Ag students remain in high demand
Dylan Pratt smiles as he walks through the college livestock barn. He calls out friendly greetings to the cattle and pats a few on the forehead. ...
ND farmer adds to farm, feedlot through industry highs and lows
Chase Dewitz has fearlessly expanded his North Dakota farm, having ridden the ups and now navigating the downs of lower commodity prices. ...
ND rancher wears multiple hats
Nevada Miller is a rancher. He’s a taxidermist. And, for a little longer, he’s a rodeo bullfighter, too. ...
Investing in trends: Farm, seed company expands storage, cleaning and treating operations
HAYES, S.D. — Transit demand, trends toward a rise in crop acreage, better yields and an increase in treated seed use have nudged Al Meier into some b...
Soggy fall slows wheat harvest
Gordon Stoner began harvesting July 31. Since then, persistent rains have allowed him to run his combine about 120 hours, an average of 20 hours per w...
U.S. business and agriculture groups have urged Pacific trading partners not to exclude tobacco from investment protection rules in a new free trade deal under negotiation, warning it would set a bad precedent.
Ukraine has complained to the World Trade Organization about a decision by Russia to ban imports of fruit and vegetables from the country, the agriculture ministry says.
A coalition of U.S. farmer and environmental groups filed a lawsuit on Oct. 22 seeking to overturn regulatory approval granted last week for an herbicide developed by Dow AgroSciences.
The majority of soy exporting firms in Brazil have still not agreed to collect royalties for seed giant Monsanto Co., threatening sales of up to a quarter of the country’s soy crop, industry association Abiove said on Oct. 23.
On Oct. 21, Northern Elementary School in Bemidji, Minn., served a few more people than usual, as Dave Frederickson, commissioner of the Minnesota Department of Agriculture, visited the school to dine with staff members and local farmers in celebration of Farm to School Month.RELATED CONTENT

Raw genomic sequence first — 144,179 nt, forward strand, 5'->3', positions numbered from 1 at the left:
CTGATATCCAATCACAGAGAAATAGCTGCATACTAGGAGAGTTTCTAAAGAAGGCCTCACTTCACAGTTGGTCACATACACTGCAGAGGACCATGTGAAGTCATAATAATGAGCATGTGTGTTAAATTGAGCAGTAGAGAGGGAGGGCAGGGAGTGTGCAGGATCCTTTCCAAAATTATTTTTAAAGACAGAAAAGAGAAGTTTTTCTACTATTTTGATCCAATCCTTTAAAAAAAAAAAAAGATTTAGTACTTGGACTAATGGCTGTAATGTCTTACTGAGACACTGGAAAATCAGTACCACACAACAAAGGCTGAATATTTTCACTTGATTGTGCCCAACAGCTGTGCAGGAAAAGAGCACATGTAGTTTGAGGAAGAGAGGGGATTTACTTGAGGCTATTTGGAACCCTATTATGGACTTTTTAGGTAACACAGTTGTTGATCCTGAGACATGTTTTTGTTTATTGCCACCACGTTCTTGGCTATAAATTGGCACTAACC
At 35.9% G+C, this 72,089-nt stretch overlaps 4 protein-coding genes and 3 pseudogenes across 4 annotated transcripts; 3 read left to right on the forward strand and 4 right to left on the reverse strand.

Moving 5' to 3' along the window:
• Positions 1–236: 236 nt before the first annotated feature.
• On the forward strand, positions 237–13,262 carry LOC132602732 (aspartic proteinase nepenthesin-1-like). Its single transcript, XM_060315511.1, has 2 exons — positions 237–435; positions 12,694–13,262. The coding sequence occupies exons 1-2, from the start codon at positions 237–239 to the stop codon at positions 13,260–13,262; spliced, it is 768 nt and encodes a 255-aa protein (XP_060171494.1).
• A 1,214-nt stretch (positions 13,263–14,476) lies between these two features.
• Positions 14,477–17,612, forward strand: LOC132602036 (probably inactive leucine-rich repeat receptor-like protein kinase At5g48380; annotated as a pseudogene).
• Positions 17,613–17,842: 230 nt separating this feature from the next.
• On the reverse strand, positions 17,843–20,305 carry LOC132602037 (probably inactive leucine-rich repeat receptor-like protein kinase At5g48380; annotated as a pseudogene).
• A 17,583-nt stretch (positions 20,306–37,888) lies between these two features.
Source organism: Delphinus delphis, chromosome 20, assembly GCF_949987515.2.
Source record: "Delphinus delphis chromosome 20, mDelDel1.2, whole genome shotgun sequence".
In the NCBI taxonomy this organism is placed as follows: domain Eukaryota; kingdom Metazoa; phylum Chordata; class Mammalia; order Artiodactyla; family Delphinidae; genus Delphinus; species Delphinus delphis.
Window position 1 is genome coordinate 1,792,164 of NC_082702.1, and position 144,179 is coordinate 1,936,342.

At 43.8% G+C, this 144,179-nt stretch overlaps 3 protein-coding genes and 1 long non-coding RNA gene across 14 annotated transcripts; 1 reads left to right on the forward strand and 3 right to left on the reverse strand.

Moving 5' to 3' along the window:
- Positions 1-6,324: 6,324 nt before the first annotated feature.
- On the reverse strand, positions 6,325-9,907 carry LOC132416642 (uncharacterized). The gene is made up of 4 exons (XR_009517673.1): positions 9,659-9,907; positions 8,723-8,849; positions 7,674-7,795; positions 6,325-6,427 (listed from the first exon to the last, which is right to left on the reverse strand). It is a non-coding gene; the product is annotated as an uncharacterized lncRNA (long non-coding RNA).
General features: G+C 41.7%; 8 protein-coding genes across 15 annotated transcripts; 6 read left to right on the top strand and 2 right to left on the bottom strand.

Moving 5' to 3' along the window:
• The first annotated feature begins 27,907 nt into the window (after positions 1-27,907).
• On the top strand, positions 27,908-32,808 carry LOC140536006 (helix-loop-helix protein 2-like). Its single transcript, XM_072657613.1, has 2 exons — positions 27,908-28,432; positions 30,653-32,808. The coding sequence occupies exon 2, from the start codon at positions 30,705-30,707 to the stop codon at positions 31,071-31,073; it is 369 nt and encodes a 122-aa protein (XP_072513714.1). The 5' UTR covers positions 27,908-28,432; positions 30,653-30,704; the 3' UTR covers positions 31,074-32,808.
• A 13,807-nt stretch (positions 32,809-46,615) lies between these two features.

With record harvests depressing prices, U.S. farmers are holding tight to their corn and soybeans and binging on chemicals that protect stored grain from critters or even leaving corn standing in fields over winter to avoid storage charges.RELATED CONTENT
Dow Chemical Co., the No. 1 U.S. chemical maker by sales, says it is looking to cut fixed costs by $1 billion over the next three years, building on reductions that have helped boost margins.
After saying for months that the U.S. Department of Agriculture’s Risk Management Agency could not possibly allow farmers to take bad years out of their actual production history for 2015 crops, and receiving relentless criticism from Republicans over the issue, Agriculture Secretary Tom Vilsack announced Oct. 21 that farmers will be allowed to exclude years for most spring crops for the coming year.
The final plan for a water supply for the CHS nitrogen fertilizer plant in North Dakota might be nearing completion, according to Brian Schouvieller, CHS senior vice president of North American grain marketing and crop nutrients.
Continued warm, dry weather, and the forecast of more to come, is giving Upper Midwest corn producers a difficult but not unpleasant decision: Harvest wet corn now and pay drying expenses? Or hold off combining for a few days and allow corn to dry naturally in the field?